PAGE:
Essential tracks: A Hard Rains a-Gonna Fall, Dont Think Twice, Its All Right, Girl from the North Country, and Masters of War.
6. John Wesley Harding (1967)
One might argue that thisnot
Sweetheart of the Rodeo or Nashville Skylineis the beginning of alt-country music. While his peers turned to psychedelia, Dylan defiantly turned to rustic, pastoral imagery, relaying allegories and tales seemingly ripped out of Western pulps and outlaw fan-fiction. The songwriting is crisp and the instrumentation is tight, with Dylan employing a startlingly efficient economy of wordsevery line means something and isnt just poetic stream-of-consciousness. He barely promoted the album upon its release, perhaps contributing to its underappreciated status, but make no mistake: This is a folk-rock masterpiece.
Essential tracks: I Dreamed I Saw St. Augustine, All Along the Watchtower, The Wicked Messenger.
Youve heard the clich a million times: This is where Dylan went electric. And, yes, this is where he went electric. But lost in that stock phrase is that he did so in an incredibly dramatic fashion. One minute he was an acoustic folk icon, the next he was churning out fiery rock n roll with stream-of-consciousness lyrics about the futility of politics and the absurdities of the protest movement that previously (and erroneously) thought it owned him. This sounded unlike anything Dylan had ever made, even the second-disc acoustic half with its surrealist paranoia.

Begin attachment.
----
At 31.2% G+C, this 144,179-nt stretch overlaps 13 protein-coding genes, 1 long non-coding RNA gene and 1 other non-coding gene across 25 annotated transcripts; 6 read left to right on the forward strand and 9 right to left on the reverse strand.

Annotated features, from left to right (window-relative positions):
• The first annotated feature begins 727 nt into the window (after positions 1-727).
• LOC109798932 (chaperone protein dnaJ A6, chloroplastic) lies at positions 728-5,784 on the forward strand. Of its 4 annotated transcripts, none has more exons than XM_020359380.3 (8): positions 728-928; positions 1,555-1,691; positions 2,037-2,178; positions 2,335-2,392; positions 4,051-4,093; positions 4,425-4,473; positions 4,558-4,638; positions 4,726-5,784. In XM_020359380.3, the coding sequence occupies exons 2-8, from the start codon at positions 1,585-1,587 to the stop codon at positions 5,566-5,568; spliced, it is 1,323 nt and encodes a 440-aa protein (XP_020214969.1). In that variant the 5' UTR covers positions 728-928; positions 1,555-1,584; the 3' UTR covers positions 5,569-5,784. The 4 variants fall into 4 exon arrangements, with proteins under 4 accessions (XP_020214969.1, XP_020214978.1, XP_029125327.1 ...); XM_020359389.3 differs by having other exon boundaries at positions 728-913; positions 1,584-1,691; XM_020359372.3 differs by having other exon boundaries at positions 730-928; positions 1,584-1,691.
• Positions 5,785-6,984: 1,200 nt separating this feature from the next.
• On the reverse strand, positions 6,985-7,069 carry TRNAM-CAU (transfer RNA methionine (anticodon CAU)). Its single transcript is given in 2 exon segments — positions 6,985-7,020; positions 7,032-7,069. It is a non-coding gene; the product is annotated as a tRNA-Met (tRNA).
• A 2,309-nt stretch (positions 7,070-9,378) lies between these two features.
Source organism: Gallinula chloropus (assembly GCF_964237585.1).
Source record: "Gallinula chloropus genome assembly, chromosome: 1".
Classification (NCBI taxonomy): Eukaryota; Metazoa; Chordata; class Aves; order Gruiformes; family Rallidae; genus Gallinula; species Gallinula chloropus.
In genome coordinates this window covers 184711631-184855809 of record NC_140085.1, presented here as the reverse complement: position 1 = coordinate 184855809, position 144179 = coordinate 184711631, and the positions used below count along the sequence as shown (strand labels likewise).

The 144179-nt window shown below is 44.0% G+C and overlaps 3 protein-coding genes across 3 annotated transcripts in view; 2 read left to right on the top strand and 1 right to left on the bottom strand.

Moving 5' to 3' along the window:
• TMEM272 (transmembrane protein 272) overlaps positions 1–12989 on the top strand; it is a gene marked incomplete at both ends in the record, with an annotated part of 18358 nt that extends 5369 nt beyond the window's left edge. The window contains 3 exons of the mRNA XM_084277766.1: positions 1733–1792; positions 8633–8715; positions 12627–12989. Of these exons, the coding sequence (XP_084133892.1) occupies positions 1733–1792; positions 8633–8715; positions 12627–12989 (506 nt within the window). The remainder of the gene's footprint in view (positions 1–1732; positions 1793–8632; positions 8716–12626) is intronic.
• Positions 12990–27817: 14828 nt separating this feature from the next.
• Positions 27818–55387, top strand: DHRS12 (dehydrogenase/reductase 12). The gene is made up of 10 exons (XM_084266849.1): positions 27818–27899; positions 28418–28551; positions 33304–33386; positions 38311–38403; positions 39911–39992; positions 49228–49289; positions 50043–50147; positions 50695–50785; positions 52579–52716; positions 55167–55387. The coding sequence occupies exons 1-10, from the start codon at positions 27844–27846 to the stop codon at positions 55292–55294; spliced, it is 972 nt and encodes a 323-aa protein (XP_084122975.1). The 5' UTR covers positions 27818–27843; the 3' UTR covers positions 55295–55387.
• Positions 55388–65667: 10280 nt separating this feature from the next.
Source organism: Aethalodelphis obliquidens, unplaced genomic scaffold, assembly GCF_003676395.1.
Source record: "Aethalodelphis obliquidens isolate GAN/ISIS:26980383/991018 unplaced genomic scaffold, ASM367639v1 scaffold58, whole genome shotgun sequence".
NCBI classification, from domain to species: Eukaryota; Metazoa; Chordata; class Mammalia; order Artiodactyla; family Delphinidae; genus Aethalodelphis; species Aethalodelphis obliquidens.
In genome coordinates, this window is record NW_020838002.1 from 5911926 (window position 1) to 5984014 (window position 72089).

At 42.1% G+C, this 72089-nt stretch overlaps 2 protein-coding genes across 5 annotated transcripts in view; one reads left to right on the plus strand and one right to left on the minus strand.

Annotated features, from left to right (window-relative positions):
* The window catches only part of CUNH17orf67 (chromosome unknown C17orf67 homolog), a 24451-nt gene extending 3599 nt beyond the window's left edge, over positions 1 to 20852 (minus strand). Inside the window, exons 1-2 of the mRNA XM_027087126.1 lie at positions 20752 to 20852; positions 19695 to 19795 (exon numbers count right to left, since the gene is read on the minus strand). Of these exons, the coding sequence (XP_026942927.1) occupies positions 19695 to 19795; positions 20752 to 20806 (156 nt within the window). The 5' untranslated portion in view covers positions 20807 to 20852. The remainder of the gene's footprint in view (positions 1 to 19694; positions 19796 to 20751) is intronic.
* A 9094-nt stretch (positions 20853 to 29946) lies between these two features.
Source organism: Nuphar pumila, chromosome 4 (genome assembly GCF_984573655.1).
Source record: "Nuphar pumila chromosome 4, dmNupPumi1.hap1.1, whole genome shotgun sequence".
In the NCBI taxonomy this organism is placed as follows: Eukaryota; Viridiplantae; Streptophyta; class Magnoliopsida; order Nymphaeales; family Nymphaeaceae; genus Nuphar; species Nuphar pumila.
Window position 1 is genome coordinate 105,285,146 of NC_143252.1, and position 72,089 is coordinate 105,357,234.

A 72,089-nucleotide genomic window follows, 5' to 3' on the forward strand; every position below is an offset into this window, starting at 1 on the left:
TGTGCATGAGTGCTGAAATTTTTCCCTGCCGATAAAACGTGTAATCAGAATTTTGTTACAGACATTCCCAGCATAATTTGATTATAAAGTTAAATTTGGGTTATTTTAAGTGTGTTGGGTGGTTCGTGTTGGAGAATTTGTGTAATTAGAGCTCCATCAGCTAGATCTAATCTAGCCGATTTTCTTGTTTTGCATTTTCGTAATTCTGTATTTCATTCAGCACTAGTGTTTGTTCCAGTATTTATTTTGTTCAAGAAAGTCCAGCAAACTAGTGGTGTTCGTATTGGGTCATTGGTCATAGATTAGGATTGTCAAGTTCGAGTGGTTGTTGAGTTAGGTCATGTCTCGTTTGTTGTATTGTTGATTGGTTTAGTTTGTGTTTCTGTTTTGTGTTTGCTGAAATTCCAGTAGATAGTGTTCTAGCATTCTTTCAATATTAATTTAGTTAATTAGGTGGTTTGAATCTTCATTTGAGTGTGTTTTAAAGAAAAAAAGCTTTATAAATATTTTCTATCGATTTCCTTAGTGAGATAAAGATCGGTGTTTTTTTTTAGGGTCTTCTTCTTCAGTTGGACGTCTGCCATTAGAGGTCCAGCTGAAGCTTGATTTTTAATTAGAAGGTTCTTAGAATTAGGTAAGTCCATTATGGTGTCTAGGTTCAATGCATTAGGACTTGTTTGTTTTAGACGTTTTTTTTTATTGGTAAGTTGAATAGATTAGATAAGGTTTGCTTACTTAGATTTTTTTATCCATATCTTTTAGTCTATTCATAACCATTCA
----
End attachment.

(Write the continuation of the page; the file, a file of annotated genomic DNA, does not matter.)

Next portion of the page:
Essential tracks: Subterranean Homesick Blues, Maggies Farm, and Its Alright, Ma (Im Only Bleeding).
4. Time Out of Mind (1997)
A reminder that Dylans best output isnt limited to the 1960s. This late-90s tour de force kicked off his so-called renaissance period with a world-weary, plaintive look at mortality and lost love. Dylan reunited with Lanois here for a bleary blues sound, heavy on organs, pedal steel, and echo-drenched vocalsand the result was a Grammy-winning comeback that will likely be remembered as the defining record of Dylans late career.
Essential tracks: Love Sick, Not Dark Yet, Cold Irons Bound, and the oft-covered love song Make You Feel My Love.
3. Blonde on Blonde (1966)
Visionary in countless waysamong them: one of the first double albums in rock history; epic in length and emotional scope at a time when classic rock was first learning to walk; and an explosive combo of precise Nashville studio-musician instrumentation and Dylans bohemian Greenwich Village sensibilities. Our hero uses words as music, twisting and turning them into juggernaut phrases, while the rock n roll backing sizzles with energy heor countless othershas yet to match again.